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With Assurances From Zimbabwe Government, Nestle Resumes Operations

A Nestle spokeswoman said Industry Minister Welshman Ncube gave the multinational a written assurance that the government will see to the security of staff and prevent interference in Nestlé's activities

A spokeswoman for Swiss-based Nestlé said Friday that the company's unit in Zimbabwe had resumed operations on Thursday based on assurances from the Harare government concerning the safety of its managers and staff.

Nestlé spokeswoman Brinda Chiniah said Industry Minister Welshman Ncube provided the multinational with a written guarantee that the government will ensure staff security and prevent interference in Nestlé's activities.

Nestlé suspended operations in December after coming under pressure by two ministers of President Robert Mugabe's ZANU-PF party to take consignments of milk from Gushungo Dairy Estate, controlled by Mr. Mugabe's wife Grace. Nestlé terminated a supplier relationship with Gushungo in October after coming under pressure from human rights activists over the link.

Mugabe loyalists accused Nestlé of imposing its own version of the Western targeted sanctions which the ZANU-PF side of the Harare unity government has been urging its power-sharing partner, the Movement for Democratic Change of Prime Minister Morgan Tsvangirai, to help remove.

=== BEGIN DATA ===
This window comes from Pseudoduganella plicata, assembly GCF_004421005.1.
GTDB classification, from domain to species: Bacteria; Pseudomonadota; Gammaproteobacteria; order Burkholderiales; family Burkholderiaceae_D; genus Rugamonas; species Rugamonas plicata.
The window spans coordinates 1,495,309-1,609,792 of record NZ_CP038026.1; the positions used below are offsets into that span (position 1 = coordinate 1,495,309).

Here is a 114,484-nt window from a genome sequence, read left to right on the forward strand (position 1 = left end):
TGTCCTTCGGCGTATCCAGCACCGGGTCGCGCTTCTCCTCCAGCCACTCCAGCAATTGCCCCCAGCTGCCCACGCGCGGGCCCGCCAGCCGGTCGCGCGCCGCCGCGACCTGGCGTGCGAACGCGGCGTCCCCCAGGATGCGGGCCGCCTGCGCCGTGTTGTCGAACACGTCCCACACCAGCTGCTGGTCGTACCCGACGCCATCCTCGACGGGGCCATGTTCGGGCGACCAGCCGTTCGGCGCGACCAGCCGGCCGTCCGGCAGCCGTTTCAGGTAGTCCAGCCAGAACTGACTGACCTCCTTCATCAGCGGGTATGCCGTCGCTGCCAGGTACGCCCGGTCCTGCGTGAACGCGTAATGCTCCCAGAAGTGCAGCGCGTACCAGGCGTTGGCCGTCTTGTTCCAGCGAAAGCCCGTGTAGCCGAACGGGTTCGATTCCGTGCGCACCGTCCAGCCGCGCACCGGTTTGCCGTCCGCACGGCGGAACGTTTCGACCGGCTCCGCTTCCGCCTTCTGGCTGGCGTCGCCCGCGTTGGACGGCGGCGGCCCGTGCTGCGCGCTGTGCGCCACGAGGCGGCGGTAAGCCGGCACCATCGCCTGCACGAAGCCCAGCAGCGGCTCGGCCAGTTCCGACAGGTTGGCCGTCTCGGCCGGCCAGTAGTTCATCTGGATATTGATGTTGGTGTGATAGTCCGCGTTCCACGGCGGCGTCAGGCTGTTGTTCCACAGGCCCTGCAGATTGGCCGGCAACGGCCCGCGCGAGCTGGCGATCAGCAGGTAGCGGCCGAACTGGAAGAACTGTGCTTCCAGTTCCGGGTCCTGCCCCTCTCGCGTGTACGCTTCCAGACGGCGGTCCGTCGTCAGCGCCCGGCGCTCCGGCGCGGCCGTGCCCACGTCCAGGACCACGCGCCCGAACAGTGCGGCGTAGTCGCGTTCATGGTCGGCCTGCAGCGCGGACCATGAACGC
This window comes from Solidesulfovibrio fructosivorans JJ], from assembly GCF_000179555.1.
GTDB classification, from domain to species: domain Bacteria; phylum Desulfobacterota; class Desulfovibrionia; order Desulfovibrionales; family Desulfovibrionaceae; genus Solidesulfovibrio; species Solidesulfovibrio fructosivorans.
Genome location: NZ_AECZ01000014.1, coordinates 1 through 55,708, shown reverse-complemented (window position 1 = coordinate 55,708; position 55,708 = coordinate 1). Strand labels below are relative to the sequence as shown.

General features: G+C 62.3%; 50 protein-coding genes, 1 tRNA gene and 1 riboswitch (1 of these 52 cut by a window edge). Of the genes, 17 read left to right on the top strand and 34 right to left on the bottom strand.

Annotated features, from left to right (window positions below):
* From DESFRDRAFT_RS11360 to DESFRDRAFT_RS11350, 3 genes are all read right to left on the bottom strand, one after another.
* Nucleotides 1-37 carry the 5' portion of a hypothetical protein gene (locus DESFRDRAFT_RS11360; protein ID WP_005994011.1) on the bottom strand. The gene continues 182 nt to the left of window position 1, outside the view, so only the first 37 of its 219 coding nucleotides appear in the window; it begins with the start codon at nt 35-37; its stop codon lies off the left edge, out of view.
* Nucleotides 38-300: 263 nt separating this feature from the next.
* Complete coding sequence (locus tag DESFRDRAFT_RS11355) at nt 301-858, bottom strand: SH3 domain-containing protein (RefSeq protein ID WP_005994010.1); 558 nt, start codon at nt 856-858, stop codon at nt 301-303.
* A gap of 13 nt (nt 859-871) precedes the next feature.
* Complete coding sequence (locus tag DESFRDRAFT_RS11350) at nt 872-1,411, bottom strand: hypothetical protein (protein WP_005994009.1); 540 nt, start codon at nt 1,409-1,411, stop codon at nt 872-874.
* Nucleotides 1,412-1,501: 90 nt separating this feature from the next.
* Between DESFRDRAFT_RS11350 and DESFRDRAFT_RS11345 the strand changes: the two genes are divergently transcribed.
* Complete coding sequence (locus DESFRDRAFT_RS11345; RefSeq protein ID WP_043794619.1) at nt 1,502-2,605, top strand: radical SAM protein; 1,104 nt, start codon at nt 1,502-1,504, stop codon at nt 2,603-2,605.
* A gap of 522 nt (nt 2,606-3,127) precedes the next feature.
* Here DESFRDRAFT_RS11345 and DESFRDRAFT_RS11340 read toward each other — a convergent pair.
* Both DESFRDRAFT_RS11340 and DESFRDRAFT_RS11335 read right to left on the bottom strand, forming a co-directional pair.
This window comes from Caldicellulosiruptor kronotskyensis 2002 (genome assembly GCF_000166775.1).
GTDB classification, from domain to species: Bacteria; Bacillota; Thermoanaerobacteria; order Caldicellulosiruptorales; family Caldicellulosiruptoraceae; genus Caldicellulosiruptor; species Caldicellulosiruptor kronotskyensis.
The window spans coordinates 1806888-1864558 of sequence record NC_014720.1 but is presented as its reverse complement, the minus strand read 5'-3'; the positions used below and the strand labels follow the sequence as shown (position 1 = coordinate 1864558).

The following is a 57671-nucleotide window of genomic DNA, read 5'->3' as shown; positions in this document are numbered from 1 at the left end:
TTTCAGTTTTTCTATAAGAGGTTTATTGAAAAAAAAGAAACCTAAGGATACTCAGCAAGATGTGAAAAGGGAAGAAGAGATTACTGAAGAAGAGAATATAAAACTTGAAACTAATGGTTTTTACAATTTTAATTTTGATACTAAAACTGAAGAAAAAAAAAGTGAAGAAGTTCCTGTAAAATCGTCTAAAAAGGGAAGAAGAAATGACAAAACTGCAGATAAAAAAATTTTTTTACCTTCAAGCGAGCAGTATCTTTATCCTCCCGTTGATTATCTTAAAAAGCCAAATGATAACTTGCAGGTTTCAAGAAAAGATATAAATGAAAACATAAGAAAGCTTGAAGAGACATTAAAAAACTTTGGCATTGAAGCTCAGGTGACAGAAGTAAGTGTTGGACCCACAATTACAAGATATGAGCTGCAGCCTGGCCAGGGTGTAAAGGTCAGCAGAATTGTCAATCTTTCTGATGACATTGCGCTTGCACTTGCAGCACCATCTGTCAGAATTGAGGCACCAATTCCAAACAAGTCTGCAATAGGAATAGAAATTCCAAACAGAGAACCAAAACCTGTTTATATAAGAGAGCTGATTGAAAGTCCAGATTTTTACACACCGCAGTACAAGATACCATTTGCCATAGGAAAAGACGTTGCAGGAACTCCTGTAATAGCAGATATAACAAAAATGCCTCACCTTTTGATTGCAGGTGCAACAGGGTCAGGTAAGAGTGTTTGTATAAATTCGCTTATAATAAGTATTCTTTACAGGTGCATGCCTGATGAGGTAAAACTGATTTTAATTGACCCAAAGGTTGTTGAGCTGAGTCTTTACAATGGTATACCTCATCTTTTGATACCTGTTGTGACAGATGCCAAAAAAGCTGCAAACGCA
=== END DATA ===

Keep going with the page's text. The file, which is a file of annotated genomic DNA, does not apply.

Tsvangirai last week said Nestlé had overreacted by suspending operations, but many observers said the company had a right to choose its partners, and was obliged to protect its international reputation from being tarnished once its association with the Mugabe family became a sensitive issue.

Chiniah declined to provide details on the terms of the resolution, but she said Nestlé would not be buying milk from Gushungo. Earlier reports said Ncube proposed an arrangement under which Nestlé would purchase milk from a cooperative whose contributors would include Gushungo.

VOA was unable to reach Ncube immediately for details on the resolution of the Nestlé imbroglio, which political analysts said amounted to a setback in the country's efforts to win the confidence of international investors.

Supa Mandiwandzira, president of the non-governmental Affirmative Action Group, which has criticized Nestlé, told VOA Studio 7 reporter Patience Rusere that he welcomed the move which will save scores of jobs.